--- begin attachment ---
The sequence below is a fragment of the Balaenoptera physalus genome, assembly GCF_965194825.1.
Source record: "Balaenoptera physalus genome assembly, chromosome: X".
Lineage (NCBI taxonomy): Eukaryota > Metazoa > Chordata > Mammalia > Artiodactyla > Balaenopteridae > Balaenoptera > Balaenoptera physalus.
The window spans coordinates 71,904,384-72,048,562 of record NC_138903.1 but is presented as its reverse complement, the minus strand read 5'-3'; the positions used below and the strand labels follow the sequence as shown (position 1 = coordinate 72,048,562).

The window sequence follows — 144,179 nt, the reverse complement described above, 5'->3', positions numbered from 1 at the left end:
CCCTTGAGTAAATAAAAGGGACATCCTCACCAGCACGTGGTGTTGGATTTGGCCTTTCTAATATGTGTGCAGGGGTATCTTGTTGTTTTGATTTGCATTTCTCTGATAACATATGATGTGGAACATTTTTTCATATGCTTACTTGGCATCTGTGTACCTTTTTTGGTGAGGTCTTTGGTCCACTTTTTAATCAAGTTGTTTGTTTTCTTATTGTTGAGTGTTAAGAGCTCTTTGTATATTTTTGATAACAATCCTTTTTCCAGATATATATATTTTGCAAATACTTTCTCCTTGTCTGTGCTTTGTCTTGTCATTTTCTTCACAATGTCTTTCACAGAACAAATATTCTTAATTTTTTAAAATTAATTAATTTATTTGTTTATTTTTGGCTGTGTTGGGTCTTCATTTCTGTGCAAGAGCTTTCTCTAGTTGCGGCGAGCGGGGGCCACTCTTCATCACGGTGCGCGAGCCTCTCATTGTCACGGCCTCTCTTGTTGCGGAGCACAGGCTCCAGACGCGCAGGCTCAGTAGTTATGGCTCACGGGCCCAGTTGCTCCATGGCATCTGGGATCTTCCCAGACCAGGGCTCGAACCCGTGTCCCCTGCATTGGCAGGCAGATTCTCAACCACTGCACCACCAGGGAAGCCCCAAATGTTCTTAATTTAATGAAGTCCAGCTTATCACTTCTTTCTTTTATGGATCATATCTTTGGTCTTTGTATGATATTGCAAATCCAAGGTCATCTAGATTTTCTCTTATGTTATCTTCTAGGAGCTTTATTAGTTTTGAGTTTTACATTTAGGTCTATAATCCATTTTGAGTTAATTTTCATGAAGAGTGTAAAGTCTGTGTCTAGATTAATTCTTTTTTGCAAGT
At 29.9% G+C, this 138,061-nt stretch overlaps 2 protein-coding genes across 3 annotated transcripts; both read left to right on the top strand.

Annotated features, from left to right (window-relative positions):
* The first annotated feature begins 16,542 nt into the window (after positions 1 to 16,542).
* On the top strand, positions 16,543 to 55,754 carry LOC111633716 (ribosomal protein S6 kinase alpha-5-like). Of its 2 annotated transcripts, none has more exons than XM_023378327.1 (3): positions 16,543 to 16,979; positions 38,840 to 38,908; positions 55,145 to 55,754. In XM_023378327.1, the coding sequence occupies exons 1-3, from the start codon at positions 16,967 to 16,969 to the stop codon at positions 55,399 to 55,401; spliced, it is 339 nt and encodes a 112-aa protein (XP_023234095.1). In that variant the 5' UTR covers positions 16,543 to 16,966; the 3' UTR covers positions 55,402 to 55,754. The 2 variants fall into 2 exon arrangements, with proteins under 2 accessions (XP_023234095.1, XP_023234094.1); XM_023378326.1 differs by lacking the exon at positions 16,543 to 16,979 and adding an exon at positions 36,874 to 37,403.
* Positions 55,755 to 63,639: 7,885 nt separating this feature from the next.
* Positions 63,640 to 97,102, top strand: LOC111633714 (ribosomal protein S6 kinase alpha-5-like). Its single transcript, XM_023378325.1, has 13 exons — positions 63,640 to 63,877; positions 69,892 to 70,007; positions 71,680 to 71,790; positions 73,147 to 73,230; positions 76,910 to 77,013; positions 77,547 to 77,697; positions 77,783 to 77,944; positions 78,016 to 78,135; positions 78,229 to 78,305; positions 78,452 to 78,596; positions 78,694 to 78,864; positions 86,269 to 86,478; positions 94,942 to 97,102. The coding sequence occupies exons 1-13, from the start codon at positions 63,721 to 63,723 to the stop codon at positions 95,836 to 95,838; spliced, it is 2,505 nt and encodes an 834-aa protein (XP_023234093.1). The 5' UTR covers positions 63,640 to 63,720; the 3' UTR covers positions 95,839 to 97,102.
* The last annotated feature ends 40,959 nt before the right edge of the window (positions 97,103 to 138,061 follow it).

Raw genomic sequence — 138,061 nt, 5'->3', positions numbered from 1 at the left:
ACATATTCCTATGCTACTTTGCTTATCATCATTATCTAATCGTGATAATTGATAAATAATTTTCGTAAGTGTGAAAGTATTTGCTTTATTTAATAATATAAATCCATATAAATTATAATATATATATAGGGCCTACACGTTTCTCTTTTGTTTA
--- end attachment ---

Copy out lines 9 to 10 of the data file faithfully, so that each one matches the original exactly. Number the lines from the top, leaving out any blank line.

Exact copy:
* The first annotated feature begins 16,542 nt into the window (after positions 1 to 16,542).
* On the top strand, positions 16,543 to 55,754 carry LOC111633716 (ribosomal protein S6 kinase alpha-5-like). Of its 2 annotated transcripts, none has more exons than XM_023378327.1 (3): positions 16,543 to 16,979; positions 38,840 to 38,908; positions 55,145 to 55,754. In XM_023378327.1, the coding sequence occupies exons 1-3, from the start codon at positions 16,967 to 16,969 to the stop codon at positions 55,399 to 55,401; spliced, it is 339 nt and encodes a 112-aa protein (XP_023234095.1). In that variant the 5' UTR covers positions 16,543 to 16,966; the 3' UTR covers positions 55,402 to 55,754. The 2 variants fall into 2 exon arrangements, with proteins under 2 accessions (XP_023234095.1, XP_023234094.1); XM_023378326.1 differs by lacking the exon at positions 16,543 to 16,979 and adding an exon at positions 36,874 to 37,403.